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Induced pluripotent stem
cells (iPSCs), stem cells created from skin cells that can be transformed
into any type of cell in the body, revolutionized biomedical science.
They have contributed to breakthroughs in regenerative medicine and drug
discovery, surpassing what researchers once thought possible.


But like
any new technology, there is room for improvement. How do you improve a Nobel Prize-winning discovery? Add a debilitating disease-causing gene mutation.

‘The efficiency of stem cell reprogramming has been enhanced with a gene mutation that causes ‘stone man syndrome’, revealed scientists.’


In a study published in the journal Proceedings of the National Academy of Sciences,
Shinya Yamanaka, who first created induced iPSCs, and his colleagues at the Gladstone Institutes found a
way to increase the efficiency of stem cell reprogramming through
research on a rare genetic disease.

Using
existing techniques, fewer than 1% of adult skin cells are
reprogrammed into iPSCs.

“Inefficiency in creating iPSCs is a major roadblock toward applying
this technology to biomedicine,” said Yamanaka, a senior investigator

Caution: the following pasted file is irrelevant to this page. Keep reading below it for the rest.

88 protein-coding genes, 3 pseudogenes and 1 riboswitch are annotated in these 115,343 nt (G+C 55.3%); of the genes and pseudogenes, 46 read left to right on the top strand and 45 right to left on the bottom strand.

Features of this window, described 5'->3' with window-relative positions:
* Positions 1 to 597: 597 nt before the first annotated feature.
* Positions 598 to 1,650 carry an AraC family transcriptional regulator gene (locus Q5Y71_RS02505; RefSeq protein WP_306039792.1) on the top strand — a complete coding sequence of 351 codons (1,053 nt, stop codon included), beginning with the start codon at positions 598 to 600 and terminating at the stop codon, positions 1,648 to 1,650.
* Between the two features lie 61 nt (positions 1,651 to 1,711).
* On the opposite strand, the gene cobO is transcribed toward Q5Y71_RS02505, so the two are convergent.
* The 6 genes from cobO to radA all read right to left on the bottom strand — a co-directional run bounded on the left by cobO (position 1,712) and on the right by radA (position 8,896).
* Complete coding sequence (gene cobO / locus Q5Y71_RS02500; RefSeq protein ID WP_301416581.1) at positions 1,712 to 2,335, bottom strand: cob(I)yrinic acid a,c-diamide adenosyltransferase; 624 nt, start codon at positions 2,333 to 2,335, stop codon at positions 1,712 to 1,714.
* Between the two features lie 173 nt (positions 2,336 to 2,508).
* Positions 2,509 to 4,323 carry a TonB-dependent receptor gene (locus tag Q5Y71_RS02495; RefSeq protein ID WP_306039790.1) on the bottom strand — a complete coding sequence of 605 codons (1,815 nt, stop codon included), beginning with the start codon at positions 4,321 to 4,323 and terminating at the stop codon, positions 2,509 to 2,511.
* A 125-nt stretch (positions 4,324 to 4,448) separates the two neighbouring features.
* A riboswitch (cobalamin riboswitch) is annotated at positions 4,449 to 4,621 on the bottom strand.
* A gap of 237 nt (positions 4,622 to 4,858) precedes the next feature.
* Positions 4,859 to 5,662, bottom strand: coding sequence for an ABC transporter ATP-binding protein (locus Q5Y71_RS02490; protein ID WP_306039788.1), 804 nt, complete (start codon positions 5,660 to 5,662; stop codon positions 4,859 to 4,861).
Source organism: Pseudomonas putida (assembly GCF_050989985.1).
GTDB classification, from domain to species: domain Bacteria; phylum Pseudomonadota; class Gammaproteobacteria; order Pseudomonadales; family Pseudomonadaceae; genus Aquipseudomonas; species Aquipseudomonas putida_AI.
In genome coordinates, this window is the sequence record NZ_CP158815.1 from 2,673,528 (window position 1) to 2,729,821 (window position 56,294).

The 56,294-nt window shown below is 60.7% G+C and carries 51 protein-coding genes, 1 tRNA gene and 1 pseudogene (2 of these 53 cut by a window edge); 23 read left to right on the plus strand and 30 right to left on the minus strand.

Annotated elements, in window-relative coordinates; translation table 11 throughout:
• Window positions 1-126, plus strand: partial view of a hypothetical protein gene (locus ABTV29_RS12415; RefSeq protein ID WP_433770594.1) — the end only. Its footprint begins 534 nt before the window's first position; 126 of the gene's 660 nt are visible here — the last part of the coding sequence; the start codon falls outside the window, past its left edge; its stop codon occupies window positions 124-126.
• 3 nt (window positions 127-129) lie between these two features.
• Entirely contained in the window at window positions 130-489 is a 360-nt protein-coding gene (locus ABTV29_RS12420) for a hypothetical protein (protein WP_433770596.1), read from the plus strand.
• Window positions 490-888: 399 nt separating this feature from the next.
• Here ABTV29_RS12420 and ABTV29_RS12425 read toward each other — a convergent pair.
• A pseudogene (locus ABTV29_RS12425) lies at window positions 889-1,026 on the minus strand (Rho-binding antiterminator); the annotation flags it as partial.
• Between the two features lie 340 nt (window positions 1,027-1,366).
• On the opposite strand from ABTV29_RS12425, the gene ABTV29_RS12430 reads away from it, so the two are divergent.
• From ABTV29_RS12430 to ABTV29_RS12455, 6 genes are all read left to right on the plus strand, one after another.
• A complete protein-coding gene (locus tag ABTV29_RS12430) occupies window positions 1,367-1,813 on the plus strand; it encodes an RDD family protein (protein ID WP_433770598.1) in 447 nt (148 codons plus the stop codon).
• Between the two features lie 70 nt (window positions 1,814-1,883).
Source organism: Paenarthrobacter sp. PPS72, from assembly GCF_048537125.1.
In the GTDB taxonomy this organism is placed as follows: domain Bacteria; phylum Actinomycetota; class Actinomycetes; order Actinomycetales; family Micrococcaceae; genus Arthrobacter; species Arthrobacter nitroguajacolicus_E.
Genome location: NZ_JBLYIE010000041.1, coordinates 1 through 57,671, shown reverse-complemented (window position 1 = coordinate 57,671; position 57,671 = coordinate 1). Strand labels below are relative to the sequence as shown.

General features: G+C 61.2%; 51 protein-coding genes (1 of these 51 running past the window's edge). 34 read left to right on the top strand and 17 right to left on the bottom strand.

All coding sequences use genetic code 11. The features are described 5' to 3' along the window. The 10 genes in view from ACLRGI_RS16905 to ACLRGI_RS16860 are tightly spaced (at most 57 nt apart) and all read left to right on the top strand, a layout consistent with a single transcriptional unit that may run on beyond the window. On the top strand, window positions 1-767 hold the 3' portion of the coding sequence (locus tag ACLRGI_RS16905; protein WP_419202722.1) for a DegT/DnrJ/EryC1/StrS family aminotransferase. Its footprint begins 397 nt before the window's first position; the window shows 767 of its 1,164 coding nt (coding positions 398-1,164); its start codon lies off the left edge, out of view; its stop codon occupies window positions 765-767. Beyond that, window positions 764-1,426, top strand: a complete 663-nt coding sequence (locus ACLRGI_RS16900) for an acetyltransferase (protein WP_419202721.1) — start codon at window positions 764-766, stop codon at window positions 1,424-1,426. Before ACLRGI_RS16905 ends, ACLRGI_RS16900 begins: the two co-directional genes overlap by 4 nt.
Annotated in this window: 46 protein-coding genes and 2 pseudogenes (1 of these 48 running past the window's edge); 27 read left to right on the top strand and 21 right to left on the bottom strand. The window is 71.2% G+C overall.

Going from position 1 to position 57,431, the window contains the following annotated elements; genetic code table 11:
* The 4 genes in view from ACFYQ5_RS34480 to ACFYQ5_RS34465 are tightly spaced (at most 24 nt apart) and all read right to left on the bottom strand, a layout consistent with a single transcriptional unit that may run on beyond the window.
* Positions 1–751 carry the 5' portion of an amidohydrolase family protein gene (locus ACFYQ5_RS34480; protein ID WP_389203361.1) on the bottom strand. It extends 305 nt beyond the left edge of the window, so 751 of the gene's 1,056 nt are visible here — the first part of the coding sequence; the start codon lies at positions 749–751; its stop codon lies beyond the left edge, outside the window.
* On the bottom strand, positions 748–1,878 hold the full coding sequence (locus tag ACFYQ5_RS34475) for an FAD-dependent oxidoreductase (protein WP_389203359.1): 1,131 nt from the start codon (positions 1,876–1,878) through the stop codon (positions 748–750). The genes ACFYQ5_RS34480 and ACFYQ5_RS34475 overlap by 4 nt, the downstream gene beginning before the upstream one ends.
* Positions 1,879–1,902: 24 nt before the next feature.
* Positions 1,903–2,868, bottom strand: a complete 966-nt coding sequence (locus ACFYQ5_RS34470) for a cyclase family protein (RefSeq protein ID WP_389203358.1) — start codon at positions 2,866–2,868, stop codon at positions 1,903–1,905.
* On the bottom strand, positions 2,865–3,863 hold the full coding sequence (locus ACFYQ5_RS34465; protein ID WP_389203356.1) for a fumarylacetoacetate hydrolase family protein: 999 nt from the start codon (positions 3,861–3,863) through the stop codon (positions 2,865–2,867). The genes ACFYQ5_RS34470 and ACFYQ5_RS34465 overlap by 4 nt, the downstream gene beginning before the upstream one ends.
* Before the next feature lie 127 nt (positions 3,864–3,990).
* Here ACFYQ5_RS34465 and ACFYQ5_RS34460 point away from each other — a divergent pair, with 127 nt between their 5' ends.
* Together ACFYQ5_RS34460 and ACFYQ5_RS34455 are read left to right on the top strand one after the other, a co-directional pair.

at Gladstone and director of the Center for iPSC Research and
Application (CiRA) in Japan. “Our study identified a surprising way to
increase the number of iPSCs that we can generate.”

The scientists started with a very different goal: to create a
cellular model to study fibrodysplasia ossificans progressiva (FOP).
This extremely rare genetic disease causes muscle, tendons, and
ligaments to turn into bone, earning it the nickname “stone man
syndrome.” It is caused by a mutation in the ACVR1 gene, which
over-activates a cellular signaling process that is important for embryo
development and involves a protein called BMP.

Surprisingly, the scientists discovered that they could create more
iPSCs from cells taken from FOP patients than those taken from healthy
individuals. They believe this is because BMP signaling enhances cell
renewal – a cell’s ability to replicate – and keeps them in a pluripotent
state, able to turn into any type of cell.

These two traits are key
characteristics of stem cells. To confirm their hunch, the researchers
prevented BMP signaling, which resulted in fewer iPSCs being generated
from FOP patients’ cells. Conversely, activating the signaling pathway
yielded more iPSCs.

“Originally, we wanted to establish a disease model for FOP that
might help us understand how specific gene mutations affect bone
formation,” said first author Yohei Hayashi, a former postdoctoral
scholar with Shinya Yamanaka. “We were surprised to learn that
cells from patients with FOP reprogrammed much more efficiently than
cells from healthy patients. We think this may be because the same
pathway that causes bone cells to proliferate also helps stem cells to
regenerate.”

“This is is the first reported case showing that a naturally
occurring genetic mutation improves the efficiency of iPSC generation,”
added co-author Bruce Conklin, a senior investigator at Gladstone.
“Creating iPSCs from patient cells carrying genetic mutations is not
only useful for disease modeling, but can also offer new insights into
the reprogramming process.”

Source: Eurekalert



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